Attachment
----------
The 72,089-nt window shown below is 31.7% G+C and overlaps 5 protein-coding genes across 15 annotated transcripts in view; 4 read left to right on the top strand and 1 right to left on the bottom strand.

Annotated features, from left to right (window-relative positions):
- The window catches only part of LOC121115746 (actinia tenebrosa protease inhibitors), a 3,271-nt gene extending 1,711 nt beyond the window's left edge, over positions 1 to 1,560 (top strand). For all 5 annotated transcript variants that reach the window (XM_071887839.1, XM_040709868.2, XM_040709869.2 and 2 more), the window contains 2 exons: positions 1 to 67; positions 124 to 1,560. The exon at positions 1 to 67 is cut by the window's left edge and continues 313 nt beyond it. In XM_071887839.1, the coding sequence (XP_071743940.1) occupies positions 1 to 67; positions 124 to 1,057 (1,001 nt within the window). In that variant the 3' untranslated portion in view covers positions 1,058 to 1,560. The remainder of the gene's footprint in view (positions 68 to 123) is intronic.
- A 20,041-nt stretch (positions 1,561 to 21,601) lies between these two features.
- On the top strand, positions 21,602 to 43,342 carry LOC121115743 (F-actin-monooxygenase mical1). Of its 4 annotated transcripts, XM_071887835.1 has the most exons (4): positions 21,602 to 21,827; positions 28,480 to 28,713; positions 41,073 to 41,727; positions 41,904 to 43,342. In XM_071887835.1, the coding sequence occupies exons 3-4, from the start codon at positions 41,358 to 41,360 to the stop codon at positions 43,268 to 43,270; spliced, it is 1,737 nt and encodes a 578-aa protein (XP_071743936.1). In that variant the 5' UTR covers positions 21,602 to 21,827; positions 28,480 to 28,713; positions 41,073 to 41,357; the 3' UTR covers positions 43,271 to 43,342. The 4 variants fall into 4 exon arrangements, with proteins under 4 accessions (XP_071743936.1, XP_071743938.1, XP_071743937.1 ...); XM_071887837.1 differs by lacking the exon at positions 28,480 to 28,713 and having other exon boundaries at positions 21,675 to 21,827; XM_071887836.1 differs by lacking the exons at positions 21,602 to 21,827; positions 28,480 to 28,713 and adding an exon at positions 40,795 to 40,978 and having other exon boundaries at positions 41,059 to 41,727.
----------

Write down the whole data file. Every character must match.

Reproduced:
The 72,089-nt window shown below is 31.7% G+C and overlaps 5 protein-coding genes across 15 annotated transcripts in view; 4 read left to right on the top strand and 1 right to left on the bottom strand.

Annotated features, from left to right (window-relative positions):
- The window catches only part of LOC121115746 (actinia tenebrosa protease inhibitors), a 3,271-nt gene extending 1,711 nt beyond the window's left edge, over positions 1 to 1,560 (top strand). For all 5 annotated transcript variants that reach the window (XM_071887839.1, XM_040709868.2, XM_040709869.2 and 2 more), the window contains 2 exons: positions 1 to 67; positions 124 to 1,560. The exon at positions 1 to 67 is cut by the window's left edge and continues 313 nt beyond it. In XM_071887839.1, the coding sequence (XP_071743940.1) occupies positions 1 to 67; positions 124 to 1,057 (1,001 nt within the window). In that variant the 3' untranslated portion in view covers positions 1,058 to 1,560. The remainder of the gene's footprint in view (positions 68 to 123) is intronic.
- A 20,041-nt stretch (positions 1,561 to 21,601) lies between these two features.
- On the top strand, positions 21,602 to 43,342 carry LOC121115743 (F-actin-monooxygenase mical1). Of its 4 annotated transcripts, XM_071887835.1 has the most exons (4): positions 21,602 to 21,827; positions 28,480 to 28,713; positions 41,073 to 41,727; positions 41,904 to 43,342. In XM_071887835.1, the coding sequence occupies exons 3-4, from the start codon at positions 41,358 to 41,360 to the stop codon at positions 43,268 to 43,270; spliced, it is 1,737 nt and encodes a 578-aa protein (XP_071743936.1). In that variant the 5' UTR covers positions 21,602 to 21,827; positions 28,480 to 28,713; positions 41,073 to 41,357; the 3' UTR covers positions 43,271 to 43,342. The 4 variants fall into 4 exon arrangements, with proteins under 4 accessions (XP_071743936.1, XP_071743938.1, XP_071743937.1 ...); XM_071887837.1 differs by lacking the exon at positions 28,480 to 28,713 and having other exon boundaries at positions 21,675 to 21,827; XM_071887836.1 differs by lacking the exons at positions 21,602 to 21,827; positions 28,480 to 28,713 and adding an exon at positions 40,795 to 40,978 and having other exon boundaries at positions 41,059 to 41,727.